Category: Psychopharmacology & Therapeutics

080 - Quench the Fire! A Case Report of Burning Mouth Syndrome Treated with Low Dose Naltrexone After Failure of Response to Extensive Pain Management Trials

Thursday, Nov 9
5:15 PM – 7:45 PM

Background:


Central pain syndrome (CPS) is a neurological condition caused by damage to or dysfunction of the central nervous system, including the brain, brainstem, and spinal cord. It may affect a large portion of the body or be more restricted to specific areas. Pain is typically constant, burning, neuropathic type and is often made worse by touch, movement, emotions and temperature change.


Naltrexone, a competitive opioid receptor antagonist, was approved by FDA for the treatment of opioid use disorder (OUD). Low dose naltrexone (LDN) refers to dosages of naltrexone that are approximately 1/10th of the dose employed for treating an OUD (50.0–100.0 mg). It reportedly reduces symptom severity in CPS primarily via blocking mu opioid receptors thus promoting the production of endogenous opioids. The authors present the case of a patient with history of burning mouth syndrome -post thalamic stroke, with subsequent severe depression, whose pain responded remarkably to LDN, after failed trials of multiple medications.



Method:


PubMed search - low dose naltrexone, central pain syndrome, burning mouth syndrome, thalamic stroke.



Case Report:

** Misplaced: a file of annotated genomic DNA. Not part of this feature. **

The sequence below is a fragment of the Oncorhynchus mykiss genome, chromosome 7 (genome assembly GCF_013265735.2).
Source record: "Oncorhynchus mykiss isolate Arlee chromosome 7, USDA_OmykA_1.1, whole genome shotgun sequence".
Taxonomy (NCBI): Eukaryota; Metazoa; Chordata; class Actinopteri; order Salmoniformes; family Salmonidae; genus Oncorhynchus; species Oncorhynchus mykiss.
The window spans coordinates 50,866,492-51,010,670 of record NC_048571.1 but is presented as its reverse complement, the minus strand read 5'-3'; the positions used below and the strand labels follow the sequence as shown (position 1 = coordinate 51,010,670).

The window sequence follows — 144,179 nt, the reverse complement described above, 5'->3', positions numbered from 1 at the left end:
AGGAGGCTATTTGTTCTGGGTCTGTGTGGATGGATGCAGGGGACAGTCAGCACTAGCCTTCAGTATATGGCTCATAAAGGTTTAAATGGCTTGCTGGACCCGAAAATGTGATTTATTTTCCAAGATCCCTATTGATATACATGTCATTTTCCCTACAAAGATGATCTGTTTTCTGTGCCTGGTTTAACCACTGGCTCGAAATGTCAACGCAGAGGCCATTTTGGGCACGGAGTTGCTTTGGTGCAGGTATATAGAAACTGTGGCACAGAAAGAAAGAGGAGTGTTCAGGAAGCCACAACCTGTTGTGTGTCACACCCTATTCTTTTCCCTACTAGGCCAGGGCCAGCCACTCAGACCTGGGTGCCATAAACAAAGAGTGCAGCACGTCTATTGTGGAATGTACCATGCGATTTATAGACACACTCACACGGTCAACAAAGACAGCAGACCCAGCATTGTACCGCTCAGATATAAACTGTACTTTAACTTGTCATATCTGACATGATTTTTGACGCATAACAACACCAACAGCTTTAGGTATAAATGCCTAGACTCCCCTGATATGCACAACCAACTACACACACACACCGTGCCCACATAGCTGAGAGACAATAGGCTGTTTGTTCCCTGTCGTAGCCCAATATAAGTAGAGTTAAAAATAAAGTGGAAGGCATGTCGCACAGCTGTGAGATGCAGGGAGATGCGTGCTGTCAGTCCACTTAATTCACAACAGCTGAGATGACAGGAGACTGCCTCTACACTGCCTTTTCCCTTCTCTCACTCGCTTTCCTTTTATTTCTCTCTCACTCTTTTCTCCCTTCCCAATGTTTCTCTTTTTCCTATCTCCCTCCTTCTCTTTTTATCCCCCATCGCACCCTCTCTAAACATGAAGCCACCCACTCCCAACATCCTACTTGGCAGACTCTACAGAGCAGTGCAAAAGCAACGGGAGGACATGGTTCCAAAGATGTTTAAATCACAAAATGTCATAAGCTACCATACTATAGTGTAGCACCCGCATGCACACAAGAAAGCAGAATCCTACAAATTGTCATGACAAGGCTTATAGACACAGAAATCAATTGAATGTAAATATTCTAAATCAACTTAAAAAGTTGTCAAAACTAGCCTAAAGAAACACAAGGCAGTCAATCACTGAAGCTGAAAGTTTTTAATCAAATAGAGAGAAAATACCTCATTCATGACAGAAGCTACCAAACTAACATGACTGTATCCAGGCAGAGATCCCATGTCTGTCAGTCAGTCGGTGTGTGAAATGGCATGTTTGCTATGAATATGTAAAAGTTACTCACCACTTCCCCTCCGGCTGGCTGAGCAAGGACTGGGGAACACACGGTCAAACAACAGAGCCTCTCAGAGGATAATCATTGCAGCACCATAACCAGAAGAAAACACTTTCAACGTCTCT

66 year old male presented with history of chronic and severe burning mouth pain after a thalamic stroke. He endorsed symptoms of severe depression including episodes of suicidal thoughts with plans, but no attempts, when the pain worsened.


He failed to respond to a myriad of medication trials for pain management,  including opiates, anticonvulsants, benzodiazepines, tricyclic antidepressants, and medicinal marijuana. The CL psychiatry team in collaboration with pain management , prescribed LDN 4.5 mg daily and maintained him on duloxetine and gabapentin.  After few weeks on this regimen, he reported significant reduction in his pain, improvement in his mood and was able to discontinue medical marijuana use.



Discussion:


Burning mouth syndrome, which is a type of CPS, is caused by damage to the sensory pathways of the CNS, in our case, after a thalamic stroke. It can potentially disrupt an individual’s daily routine and affect his quality of life as the pain is agonizing and unrelenting.


LDN exhibits paradoxical properties, including analgesia and anti-inflammatory actions. It promotes enhancement of endogenous opioid production and exerts a novel anti-inflammatory action by glial cell attenuation, decreasing production of proinflammatory cytokines and neurotoxic superoxides.


Consultation and liaison psychiatrists should be cognizant of this novel treatment for CPS, as they are often consulted to manage the concomitant mood and anxiety disorders commonly associated with this disorder.  LDN can be utilized in these patients to treat their recalcitrant pain which would eventually result in improvement in their mood disorders.